DA Critiques Bail Reform Legislation
Patrick Swanson is not confident in the recently approved bail reform legislation. In fact he’s “less than optimistic.”
Swanson, the Chautauqua County district attorney, informed the Community Justice Coordinating Council at Wednesday’s meeting about his pessimistic view of the reformed legal system and its potential ramifications.
“We’re about to experience a pretty massive shift in how pre-trial detention is managed,” he said to a table seating numerous advisors of county organizations involved in the court system.
Under the new law, most charged with misdemeanors and non-violent felonies are released under supervision (RUS).
However, state legislators recently introduced legislation that would provide more discretion for judges throughout the state. If passed, the range of crimes judges can set bail at would be increased.
The legislation, S.6407, has been sponsored by Sen. James Gaughran, D-Northport, and is co-sponsored by Monica Martinez, D-Brentwood, John Brooks, D-Seaford, Anna Kaplan, D-Great Neck, and Kevin Thomas, D-Levittown.
Swanson said the passing of such a bill would be “fantastic,” noting that it would give some discretion back to judges and expand the crimes that district attorney’s can apply for bail.
Swanson views the change that is removing judge discretion for certain crimes as a negative shift.
Increased recidivism, drug use, over doses and overall crime were all included in Swanson’s bleak outlook of the impending change beginning Jan. 1, 2020.
“It’s not just changing bail, it’s changing what everybody knows as our system,” Swanson said.
When the New York state executive budget was approved in April, it also passed certain court proceeding changes into law. Mainly, the range of crimes that a judge can set bail was diminished. Swanson said state legislators narrowed down the violent offenses the district attorney’s office can apply for bail on.
Swanson estimated that 80% of the county’s court appearances will be eligible for presumptive release or RUS, under the new law.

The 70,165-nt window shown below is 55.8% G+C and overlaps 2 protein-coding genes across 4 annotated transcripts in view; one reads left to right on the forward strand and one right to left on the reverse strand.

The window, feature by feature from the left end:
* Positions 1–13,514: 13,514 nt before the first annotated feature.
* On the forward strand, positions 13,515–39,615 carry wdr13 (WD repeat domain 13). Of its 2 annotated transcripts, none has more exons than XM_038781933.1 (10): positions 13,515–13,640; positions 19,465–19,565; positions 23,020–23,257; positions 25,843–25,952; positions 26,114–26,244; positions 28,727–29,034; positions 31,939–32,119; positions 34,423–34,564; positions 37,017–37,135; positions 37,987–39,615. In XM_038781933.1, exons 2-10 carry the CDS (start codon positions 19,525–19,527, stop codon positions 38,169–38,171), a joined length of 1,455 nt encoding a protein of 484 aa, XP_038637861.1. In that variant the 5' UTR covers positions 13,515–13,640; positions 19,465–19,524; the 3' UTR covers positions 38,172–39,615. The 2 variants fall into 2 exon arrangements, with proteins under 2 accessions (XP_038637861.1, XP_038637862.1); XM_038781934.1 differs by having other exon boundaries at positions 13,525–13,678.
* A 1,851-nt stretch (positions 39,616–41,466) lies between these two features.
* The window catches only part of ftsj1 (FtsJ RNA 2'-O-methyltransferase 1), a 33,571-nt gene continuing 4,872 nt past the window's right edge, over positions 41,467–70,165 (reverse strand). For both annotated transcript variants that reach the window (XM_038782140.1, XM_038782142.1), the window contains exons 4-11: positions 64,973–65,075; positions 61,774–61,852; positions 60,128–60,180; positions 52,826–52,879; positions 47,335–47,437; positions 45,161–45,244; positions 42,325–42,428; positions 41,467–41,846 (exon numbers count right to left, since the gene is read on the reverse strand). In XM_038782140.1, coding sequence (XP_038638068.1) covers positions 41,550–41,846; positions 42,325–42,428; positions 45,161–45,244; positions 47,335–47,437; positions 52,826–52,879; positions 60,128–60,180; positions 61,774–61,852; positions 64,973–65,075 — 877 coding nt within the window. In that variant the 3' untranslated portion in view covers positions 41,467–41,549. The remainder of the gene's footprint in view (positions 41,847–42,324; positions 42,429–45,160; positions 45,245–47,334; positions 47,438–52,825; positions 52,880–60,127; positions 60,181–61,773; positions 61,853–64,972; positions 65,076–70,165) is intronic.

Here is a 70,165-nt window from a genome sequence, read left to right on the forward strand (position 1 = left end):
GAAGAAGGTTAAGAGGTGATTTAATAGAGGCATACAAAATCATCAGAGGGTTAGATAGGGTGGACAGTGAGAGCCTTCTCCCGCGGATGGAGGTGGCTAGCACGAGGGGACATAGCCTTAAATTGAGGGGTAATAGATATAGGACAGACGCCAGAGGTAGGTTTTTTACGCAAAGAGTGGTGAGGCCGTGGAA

“Our pre-trial detention numbers are going to fall dramatically,” Swanson said. “I think in this county … we’re going to be around 12-15% of our offenses that are going to be eligible for bail.”
Recidivism, specifically with drug offenses, was one of Swanson’s primary concerns. With drug offenders, the district attorney said the council will need to consider new methods of offering support services when the law goes into effect next year.
“We are going to see a pretty seismic shift in our ability to treat recidivism in our state,” he said. “So many people are exposed to programming pre-trial right now. Unless we adjust what were are doing, those people aren’t going to be reached at all (next year).”
Swanson, speaking to county employees with decades of criminal justice experience, said the system will look “very different” from previous years.
Litigation, sentencing and the reach of support services are going to be impacted, he explained.
“My biggest concern is the number of people we’re going to be able to divert into treatment,” Swanson said. “We have record numbers in our drug courts right now. I don’t know that we’re going to sustain that level if we don’t have people being held pre-trial.”
He described pre-trial detainment as a “tool” that offers offenders support programming. However, if the recently introduced legislation fails, that tool will be less effective without any adjustments from the county, according to Swanson.
John Whittaker contributed to this story.